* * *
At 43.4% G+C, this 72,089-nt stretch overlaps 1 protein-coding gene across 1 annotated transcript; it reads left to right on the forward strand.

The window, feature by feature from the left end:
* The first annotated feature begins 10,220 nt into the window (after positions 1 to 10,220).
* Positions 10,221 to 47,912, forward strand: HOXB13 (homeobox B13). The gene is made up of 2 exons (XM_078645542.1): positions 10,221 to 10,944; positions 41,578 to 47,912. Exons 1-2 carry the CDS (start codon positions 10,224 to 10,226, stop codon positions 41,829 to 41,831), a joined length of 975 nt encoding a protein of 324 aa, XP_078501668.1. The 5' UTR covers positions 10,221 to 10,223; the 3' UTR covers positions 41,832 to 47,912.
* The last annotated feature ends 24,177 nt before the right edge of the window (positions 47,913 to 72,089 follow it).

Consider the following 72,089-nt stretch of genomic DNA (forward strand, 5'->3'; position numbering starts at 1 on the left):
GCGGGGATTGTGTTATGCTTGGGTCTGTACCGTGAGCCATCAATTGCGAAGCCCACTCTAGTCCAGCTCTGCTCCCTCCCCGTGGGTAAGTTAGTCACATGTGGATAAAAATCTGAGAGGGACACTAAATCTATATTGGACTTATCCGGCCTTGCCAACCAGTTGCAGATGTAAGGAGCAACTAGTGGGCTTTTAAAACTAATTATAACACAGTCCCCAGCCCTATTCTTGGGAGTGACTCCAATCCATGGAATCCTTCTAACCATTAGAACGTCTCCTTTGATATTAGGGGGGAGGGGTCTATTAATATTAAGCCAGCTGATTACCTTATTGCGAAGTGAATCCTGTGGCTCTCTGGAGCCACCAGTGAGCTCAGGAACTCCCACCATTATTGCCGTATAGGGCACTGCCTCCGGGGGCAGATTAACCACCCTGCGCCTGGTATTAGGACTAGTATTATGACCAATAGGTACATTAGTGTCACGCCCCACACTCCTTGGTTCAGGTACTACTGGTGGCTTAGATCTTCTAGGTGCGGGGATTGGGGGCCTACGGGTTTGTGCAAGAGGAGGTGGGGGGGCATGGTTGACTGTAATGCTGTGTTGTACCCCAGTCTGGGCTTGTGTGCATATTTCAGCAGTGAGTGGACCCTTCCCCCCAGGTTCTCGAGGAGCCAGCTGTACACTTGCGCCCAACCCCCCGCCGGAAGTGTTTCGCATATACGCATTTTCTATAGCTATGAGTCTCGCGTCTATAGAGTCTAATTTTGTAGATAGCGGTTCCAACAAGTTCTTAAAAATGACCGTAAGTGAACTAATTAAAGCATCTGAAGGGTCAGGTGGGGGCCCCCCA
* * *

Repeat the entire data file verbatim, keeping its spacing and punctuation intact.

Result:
At 43.4% G+C, this 72,089-nt stretch overlaps 1 protein-coding gene across 1 annotated transcript; it reads left to right on the forward strand.

The window, feature by feature from the left end:
* The first annotated feature begins 10,220 nt into the window (after positions 1 to 10,220).
* Positions 10,221 to 47,912, forward strand: HOXB13 (homeobox B13). The gene is made up of 2 exons (XM_078645542.1): positions 10,221 to 10,944; positions 41,578 to 47,912. Exons 1-2 carry the CDS (start codon positions 10,224 to 10,226, stop codon positions 41,829 to 41,831), a joined length of 975 nt encoding a protein of 324 aa, XP_078501668.1. The 5' UTR covers positions 10,221 to 10,223; the 3' UTR covers positions 41,832 to 47,912.
* The last annotated feature ends 24,177 nt before the right edge of the window (positions 47,913 to 72,089 follow it).

Consider the following 72,089-nt stretch of genomic DNA (forward strand, 5'->3'; position numbering starts at 1 on the left):
GCGGGGATTGTGTTATGCTTGGGTCTGTACCGTGAGCCATCAATTGCGAAGCCCACTCTAGTCCAGCTCTGCTCCCTCCCCGTGGGTAAGTTAGTCACATGTGGATAAAAATCTGAGAGGGACACTAAATCTATATTGGACTTATCCGGCCTTGCCAACCAGTTGCAGATGTAAGGAGCAACTAGTGGGCTTTTAAAACTAATTATAACACAGTCCCCAGCCCTATTCTTGGGAGTGACTCCAATCCATGGAATCCTTCTAACCATTAGAACGTCTCCTTTGATATTAGGGGGGAGGGGTCTATTAATATTAAGCCAGCTGATTACCTTATTGCGAAGTGAATCCTGTGGCTCTCTGGAGCCACCAGTGAGCTCAGGAACTCCCACCATTATTGCCGTATAGGGCACTGCCTCCGGGGGCAGATTAACCACCCTGCGCCTGGTATTAGGACTAGTATTATGACCAATAGGTACATTAGTGTCACGCCCCACACTCCTTGGTTCAGGTACTACTGGTGGCTTAGATCTTCTAGGTGCGGGGATTGGGGGCCTACGGGTTTGTGCAAGAGGAGGTGGGGGGGCATGGTTGACTGTAATGCTGTGTTGTACCCCAGTCTGGGCTTGTGTGCATATTTCAGCAGTGAGTGGACCCTTCCCCCCAGGTTCTCGAGGAGCCAGCTGTACACTTGCGCCCAACCCCCCGCCGGAAGTGTTTCGCATATACGCATTTTCTATAGCTATGAGTCTCGCGTCTATAGAGTCTAATTTTGTAGATAGCGGTTCCAACAAGTTCTTAAAAATGACCGTAAGTGAACTAATTAAAGCATCTGAAGGGTCAGGTGGGGGCCCCCCA